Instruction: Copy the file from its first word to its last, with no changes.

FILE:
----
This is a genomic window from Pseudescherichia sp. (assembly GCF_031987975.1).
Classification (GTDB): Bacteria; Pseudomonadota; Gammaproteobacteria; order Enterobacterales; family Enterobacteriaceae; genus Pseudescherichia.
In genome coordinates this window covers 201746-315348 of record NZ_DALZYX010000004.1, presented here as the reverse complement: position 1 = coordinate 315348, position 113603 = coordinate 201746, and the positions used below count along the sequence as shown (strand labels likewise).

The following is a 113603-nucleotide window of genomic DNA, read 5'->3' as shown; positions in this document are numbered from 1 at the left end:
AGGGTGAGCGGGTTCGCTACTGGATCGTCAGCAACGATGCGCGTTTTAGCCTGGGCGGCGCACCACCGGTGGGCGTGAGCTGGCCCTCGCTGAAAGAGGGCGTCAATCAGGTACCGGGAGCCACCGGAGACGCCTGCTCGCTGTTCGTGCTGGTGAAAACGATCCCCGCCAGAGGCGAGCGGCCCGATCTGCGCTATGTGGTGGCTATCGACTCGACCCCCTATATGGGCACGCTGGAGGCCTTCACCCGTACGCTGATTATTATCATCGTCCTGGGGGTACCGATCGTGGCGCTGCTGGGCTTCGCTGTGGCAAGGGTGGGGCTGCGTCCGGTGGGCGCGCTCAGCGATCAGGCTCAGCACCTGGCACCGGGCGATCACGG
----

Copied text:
This is a genomic window from Pseudescherichia sp. (assembly GCF_031987975.1).
Classification (GTDB): Bacteria; Pseudomonadota; Gammaproteobacteria; order Enterobacterales; family Enterobacteriaceae; genus Pseudescherichia.
In genome coordinates this window covers 201746-315348 of record NZ_DALZYX010000004.1, presented here as the reverse complement: position 1 = coordinate 315348, position 113603 = coordinate 201746, and the positions used below count along the sequence as shown (strand labels likewise).

The following is a 113603-nucleotide window of genomic DNA, read 5'->3' as shown; positions in this document are numbered from 1 at the left end:
AGGGTGAGCGGGTTCGCTACTGGATCGTCAGCAACGATGCGCGTTTTAGCCTGGGCGGCGCACCACCGGTGGGCGTGAGCTGGCCCTCGCTGAAAGAGGGCGTCAATCAGGTACCGGGAGCCACCGGAGACGCCTGCTCGCTGTTCGTGCTGGTGAAAACGATCCCCGCCAGAGGCGAGCGGCCCGATCTGCGCTATGTGGTGGCTATCGACTCGACCCCCTATATGGGCACGCTGGAGGCCTTCACCCGTACGCTGATTATTATCATCGTCCTGGGGGTACCGATCGTGGCGCTGCTGGGCTTCGCTGTGGCAAGGGTGGGGCTGCGTCCGGTGGGCGCGCTCAGCGATCAGGCTCAGCACCTGGCACCGGGCGATCACGG